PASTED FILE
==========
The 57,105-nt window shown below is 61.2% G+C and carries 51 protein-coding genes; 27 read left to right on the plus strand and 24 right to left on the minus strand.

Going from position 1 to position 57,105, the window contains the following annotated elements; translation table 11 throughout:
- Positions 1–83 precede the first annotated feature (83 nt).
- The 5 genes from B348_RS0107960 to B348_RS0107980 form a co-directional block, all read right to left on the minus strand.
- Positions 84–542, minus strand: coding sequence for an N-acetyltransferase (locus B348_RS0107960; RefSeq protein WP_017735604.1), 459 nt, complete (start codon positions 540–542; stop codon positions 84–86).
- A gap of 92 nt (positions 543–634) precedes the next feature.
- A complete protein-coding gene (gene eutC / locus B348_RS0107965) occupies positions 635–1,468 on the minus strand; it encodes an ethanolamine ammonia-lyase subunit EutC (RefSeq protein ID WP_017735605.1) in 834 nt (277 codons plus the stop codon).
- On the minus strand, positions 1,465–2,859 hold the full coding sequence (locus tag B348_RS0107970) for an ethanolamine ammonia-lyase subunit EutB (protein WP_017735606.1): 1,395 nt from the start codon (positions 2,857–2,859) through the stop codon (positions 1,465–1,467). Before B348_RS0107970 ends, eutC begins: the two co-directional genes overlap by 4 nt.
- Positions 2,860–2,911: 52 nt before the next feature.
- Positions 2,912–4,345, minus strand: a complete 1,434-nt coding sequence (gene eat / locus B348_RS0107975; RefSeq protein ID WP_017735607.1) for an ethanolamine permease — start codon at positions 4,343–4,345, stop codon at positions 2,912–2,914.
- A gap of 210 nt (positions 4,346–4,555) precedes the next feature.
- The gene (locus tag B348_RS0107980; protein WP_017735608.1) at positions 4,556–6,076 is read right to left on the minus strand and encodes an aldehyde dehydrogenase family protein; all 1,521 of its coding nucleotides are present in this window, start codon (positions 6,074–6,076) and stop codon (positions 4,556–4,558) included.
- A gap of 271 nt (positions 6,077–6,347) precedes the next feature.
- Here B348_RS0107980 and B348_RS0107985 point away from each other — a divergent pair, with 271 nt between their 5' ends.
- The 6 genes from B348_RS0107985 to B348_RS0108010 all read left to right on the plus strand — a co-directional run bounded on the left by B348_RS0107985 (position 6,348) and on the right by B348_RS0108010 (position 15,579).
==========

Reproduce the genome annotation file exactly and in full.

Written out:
The 57,105-nt window shown below is 61.2% G+C and carries 51 protein-coding genes; 27 read left to right on the plus strand and 24 right to left on the minus strand.

Going from position 1 to position 57,105, the window contains the following annotated elements; translation table 11 throughout:
- Positions 1–83 precede the first annotated feature (83 nt).
- The 5 genes from B348_RS0107960 to B348_RS0107980 form a co-directional block, all read right to left on the minus strand.
- Positions 84–542, minus strand: coding sequence for an N-acetyltransferase (locus B348_RS0107960; RefSeq protein WP_017735604.1), 459 nt, complete (start codon positions 540–542; stop codon positions 84–86).
- A gap of 92 nt (positions 543–634) precedes the next feature.
- A complete protein-coding gene (gene eutC / locus B348_RS0107965) occupies positions 635–1,468 on the minus strand; it encodes an ethanolamine ammonia-lyase subunit EutC (RefSeq protein ID WP_017735605.1) in 834 nt (277 codons plus the stop codon).
- On the minus strand, positions 1,465–2,859 hold the full coding sequence (locus tag B348_RS0107970) for an ethanolamine ammonia-lyase subunit EutB (protein WP_017735606.1): 1,395 nt from the start codon (positions 2,857–2,859) through the stop codon (positions 1,465–1,467). Before B348_RS0107970 ends, eutC begins: the two co-directional genes overlap by 4 nt.
- Positions 2,860–2,911: 52 nt before the next feature.
- Positions 2,912–4,345, minus strand: a complete 1,434-nt coding sequence (gene eat / locus B348_RS0107975; RefSeq protein ID WP_017735607.1) for an ethanolamine permease — start codon at positions 4,343–4,345, stop codon at positions 2,912–2,914.
- A gap of 210 nt (positions 4,346–4,555) precedes the next feature.
- The gene (locus tag B348_RS0107980; protein WP_017735608.1) at positions 4,556–6,076 is read right to left on the minus strand and encodes an aldehyde dehydrogenase family protein; all 1,521 of its coding nucleotides are present in this window, start codon (positions 6,074–6,076) and stop codon (positions 4,556–4,558) included.
- A gap of 271 nt (positions 6,077–6,347) precedes the next feature.
- Here B348_RS0107980 and B348_RS0107985 point away from each other — a divergent pair, with 271 nt between their 5' ends.
- The 6 genes from B348_RS0107985 to B348_RS0108010 all read left to right on the plus strand — a co-directional run bounded on the left by B348_RS0107985 (position 6,348) and on the right by B348_RS0108010 (position 15,579).